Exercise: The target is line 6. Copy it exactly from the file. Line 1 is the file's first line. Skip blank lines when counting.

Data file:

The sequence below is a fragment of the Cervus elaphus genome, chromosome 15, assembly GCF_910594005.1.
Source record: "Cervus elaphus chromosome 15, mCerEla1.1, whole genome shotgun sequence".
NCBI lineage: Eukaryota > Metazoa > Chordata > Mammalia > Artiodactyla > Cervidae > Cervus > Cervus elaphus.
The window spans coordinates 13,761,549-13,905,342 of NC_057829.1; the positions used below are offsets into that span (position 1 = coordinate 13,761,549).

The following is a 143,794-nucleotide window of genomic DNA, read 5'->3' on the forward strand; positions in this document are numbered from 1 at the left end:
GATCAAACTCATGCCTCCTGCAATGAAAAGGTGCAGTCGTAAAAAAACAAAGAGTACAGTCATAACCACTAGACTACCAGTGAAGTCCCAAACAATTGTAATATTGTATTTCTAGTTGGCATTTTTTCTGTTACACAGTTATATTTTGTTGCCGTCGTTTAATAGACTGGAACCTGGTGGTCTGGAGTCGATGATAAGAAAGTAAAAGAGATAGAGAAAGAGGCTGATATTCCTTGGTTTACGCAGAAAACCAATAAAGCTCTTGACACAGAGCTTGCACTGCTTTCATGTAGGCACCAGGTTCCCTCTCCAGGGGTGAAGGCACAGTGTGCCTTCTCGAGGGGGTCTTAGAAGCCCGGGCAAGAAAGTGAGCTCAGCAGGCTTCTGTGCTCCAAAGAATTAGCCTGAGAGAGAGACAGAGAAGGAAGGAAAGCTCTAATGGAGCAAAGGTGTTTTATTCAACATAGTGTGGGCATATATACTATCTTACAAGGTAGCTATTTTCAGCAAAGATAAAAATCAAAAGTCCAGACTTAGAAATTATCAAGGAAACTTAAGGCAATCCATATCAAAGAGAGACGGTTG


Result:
GATCAAACTCATGCCTCCTGCAATGAAAAGGTGCAGTCGTAAAAAAACAAAGAGTACAGTCATAACCACTAGACTACCAGTGAAGTCCCAAACAATTGTAATATTGTATTTCTAGTTGGCATTTTTTCTGTTACACAGTTATATTTTGTTGCCGTCGTTTAATAGACTGGAACCTGGTGGTCTGGAGTCGATGATAAGAAAGTAAAAGAGATAGAGAAAGAGGCTGATATTCCTTGGTTTACGCAGAAAACCAATAAAGCTCTTGACACAGAGCTTGCACTGCTTTCATGTAGGCACCAGGTTCCCTCTCCAGGGGTGAAGGCACAGTGTGCCTTCTCGAGGGGGTCTTAGAAGCCCGGGCAAGAAAGTGAGCTCAGCAGGCTTCTGTGCTCCAAAGAATTAGCCTGAGAGAGAGACAGAGAAGGAAGGAAAGCTCTAATGGAGCAAAGGTGTTTTATTCAACATAGTGTGGGCATATATACTATCTTACAAGGTAGCTATTTTCAGCAAAGATAAAAATCAAAAGTCCAGACTTAGAAATTATCAAGGAAACTTAAGGCAATCCATATCAAAGAGAGACGGTTG